But vampires? Now you're talking. Vampires are suave, stylish and sexy. Even when they turn on you, you get the benefit of eternal youth and an excuse to stay up all night, every night.
With Tilda Swinton and Tom Hiddleston now playing hipster bloodsuckers in Jim Jarmusch's Only Lovers Left Alive, we look back at previous screen vampires to discover what makes them so cool.
The simplest way to become a vampire is to don fake teeth and fangs very much, I vant to suck your blood. Yet Max Schreck went much further, perfecting a chillingly inhuman look as Nosferatu with a bald head, rat's ears and long nails.
The reclusive Schreck kept his acting secrets to himself but Willem Dafoe, who played the actor in Shadow Of The Vampire, believed that "it was really about dealing with the costume and the make-up... because it was so extreme that it informed everything you did".
These days, vampires are much prettier, although Johnny Depp admitted that his old-school portrayal of Barnabas Collins in Dark Shadows was an attempt to remind audiences that "a vampire should look like a vampire", adding: "It was a rebellion against vampires that look like underwear models."
Bela Lugosi, Hollywood's definitive Dracula, reckoned: "You can't make people believe in you if you play a horror part with your tongue in your cheek." Then again, since vampires can't come into your home without an invite, it pays to know some good knock-knock jokes.
By putting the dead into deadpan, Hiddleston and Swinton are following a long line of witty screen vampires, from Chris Sarandon in Fright Night to James Marsters in Buffy the Vampire Slayer, who upstaged his co-stars by returning the snark with interest.
That said, a word of warning: judging from the broad parody of Leslie Nielsen in Dracula - Dead And Loving It or Matt Lanter (as "Edward Sullen") in Vampires Suck, you don't need to go for the jugular to garner laughs.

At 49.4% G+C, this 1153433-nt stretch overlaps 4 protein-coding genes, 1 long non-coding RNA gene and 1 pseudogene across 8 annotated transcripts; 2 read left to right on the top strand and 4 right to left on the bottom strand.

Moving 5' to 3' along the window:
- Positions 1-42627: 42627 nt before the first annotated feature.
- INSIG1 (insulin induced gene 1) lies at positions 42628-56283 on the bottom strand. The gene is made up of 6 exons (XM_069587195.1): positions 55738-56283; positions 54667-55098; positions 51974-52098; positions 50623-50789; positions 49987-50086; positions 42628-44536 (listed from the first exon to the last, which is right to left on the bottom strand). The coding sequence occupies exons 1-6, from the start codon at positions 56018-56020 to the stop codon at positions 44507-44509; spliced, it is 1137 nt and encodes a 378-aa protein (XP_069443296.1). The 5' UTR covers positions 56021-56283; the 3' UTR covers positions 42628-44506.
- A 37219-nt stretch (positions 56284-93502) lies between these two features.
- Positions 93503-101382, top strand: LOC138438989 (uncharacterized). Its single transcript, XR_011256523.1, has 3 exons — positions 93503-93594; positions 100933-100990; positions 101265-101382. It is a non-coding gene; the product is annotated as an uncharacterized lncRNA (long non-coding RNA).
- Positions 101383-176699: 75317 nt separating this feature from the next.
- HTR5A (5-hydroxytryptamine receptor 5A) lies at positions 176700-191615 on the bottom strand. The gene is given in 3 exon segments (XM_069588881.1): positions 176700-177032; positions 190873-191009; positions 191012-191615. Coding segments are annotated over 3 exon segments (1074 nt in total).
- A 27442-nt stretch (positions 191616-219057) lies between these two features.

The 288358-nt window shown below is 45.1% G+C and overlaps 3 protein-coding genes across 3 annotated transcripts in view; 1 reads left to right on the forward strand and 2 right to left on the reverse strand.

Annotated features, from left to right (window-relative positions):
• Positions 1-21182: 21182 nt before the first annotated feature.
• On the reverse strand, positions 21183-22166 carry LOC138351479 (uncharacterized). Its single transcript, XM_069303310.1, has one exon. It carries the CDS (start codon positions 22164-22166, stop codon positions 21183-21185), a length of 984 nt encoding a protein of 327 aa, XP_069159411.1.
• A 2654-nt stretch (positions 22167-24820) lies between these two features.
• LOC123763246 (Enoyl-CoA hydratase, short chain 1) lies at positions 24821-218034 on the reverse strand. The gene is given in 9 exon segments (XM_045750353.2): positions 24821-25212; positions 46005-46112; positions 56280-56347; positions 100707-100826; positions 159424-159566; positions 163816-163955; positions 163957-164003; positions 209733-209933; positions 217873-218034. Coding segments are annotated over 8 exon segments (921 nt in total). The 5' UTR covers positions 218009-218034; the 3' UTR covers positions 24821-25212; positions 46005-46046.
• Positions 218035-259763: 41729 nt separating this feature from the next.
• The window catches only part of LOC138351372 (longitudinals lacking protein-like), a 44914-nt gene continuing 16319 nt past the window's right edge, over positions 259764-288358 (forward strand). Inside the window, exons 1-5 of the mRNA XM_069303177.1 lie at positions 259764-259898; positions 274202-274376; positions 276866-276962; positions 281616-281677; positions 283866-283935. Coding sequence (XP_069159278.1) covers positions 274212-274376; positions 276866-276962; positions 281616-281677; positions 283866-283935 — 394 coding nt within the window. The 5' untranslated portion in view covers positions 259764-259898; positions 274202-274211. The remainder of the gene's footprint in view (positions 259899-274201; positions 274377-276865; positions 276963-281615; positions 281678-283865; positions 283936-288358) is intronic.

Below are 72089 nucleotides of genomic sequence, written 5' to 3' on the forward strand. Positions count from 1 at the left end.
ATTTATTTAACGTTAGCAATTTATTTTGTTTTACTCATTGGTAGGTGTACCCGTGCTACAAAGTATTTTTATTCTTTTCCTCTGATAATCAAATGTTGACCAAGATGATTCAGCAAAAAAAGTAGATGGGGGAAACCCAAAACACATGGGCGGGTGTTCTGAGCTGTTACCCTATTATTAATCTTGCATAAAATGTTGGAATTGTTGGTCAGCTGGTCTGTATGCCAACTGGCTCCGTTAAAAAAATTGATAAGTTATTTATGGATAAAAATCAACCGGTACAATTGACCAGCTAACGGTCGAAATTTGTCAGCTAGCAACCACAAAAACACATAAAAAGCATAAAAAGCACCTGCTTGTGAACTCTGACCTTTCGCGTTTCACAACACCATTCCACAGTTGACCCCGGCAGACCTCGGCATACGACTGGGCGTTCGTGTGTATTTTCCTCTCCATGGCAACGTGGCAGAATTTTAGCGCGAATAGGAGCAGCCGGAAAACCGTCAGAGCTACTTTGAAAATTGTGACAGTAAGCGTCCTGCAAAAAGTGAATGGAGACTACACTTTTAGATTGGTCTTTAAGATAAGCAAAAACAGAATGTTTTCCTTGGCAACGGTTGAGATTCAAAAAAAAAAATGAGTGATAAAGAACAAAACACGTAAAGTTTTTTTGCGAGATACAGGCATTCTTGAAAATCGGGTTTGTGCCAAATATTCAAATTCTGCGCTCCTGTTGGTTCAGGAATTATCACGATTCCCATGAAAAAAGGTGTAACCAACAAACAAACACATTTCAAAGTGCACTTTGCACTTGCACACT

It's no surprise that Hiddleston's vampire in Only Lovers Left Alive is a rock star. Ever since Lugosi twirled his cape, there's always been an element of style to the screen vampire, and whole subcultures have turned the ashen pallor and preference for black into fashion statements.
Christopher Lee nailed the cooler-than-thou approach in his run of Dracula films for Hammer: "I decided to play him as a man of immense dignity, immense strength, immense power, immense brain."
More recently, Wesley Snipes's kick-ass, zinger-laden Blade ushered in a new era of vampire action, but the immenseness remained. "The lifestyle of it, the controlled rebelliousness, is wonderful to me. And it's therapeutic, too. A role like this lets you vent," Snipes explained.
It's lonely work being a vampire, and the best performances have mined the rich vein of tragedy inherent in spending centuries alone with an insatiable bloodlust. Gary Oldman acknowledged that "vampires are fascinating - they are selfish, destructive creatures who half despise what they're doing yet can't avoid doing it". Bram Stoker's Dracula producer Susie Landau admitted that Oldman was cast because "he had a tremendous weariness, which none of the other actors who read for the part had".
John Amplas was equally sympathetic as the titular troubled teen in Martin despite the character only *thinking* he was a vampire. The key to playing the role? "I was struck by Martin's isolation. His obvious sense of being different. Of not being able to fit in. Of having an obsession, an addiction that he himself did not fully understand the source of."
After three years of playing Dracula on stage, Lugosi figured out that "the blood-sucking monster of the story excited strange thoughts and strange feelings [in the audience]". Well, quite. We all know what vampires really want - and we're only too happy to imagine them doing it.
Accordingly, screen vampires are usually cast to convey a healthy appetite, of one sort of another - although, as Robert Pattinson wryly noted, sometimes you don't have to do anything to impress. "Last year... I'd have to fight to chat someone up. This year, I look exactly the same... and yet lots of people seem to have just changed their minds and decided I'm really sexy."
While today's male vampires tend to prefer the romance of Twilight to the violence of the night, the ladies - from snake-straddling Salma Hayek in From Dusk Till Dawn to Kate Beckinsale's leather-clad Selene in Underworld - know what really gets guys hot under the collar...
Did we say guys? Girls, too. In The Hunger, Susan Sarandon's character was meant to be drunk when she was seduced by Catherine Deneuve's vampire. Instead, Sarandon decided, "Wouldn't it be much more interesting if I went to bed with her because I chose to? And because she's hot and I want to?"
So, on reflection, forget the make-up, the laughs, the attitude or the sadness. If you want to play a vampire, just get naked.
Only Lovers Left Alive opens in UK cinemas on February 21.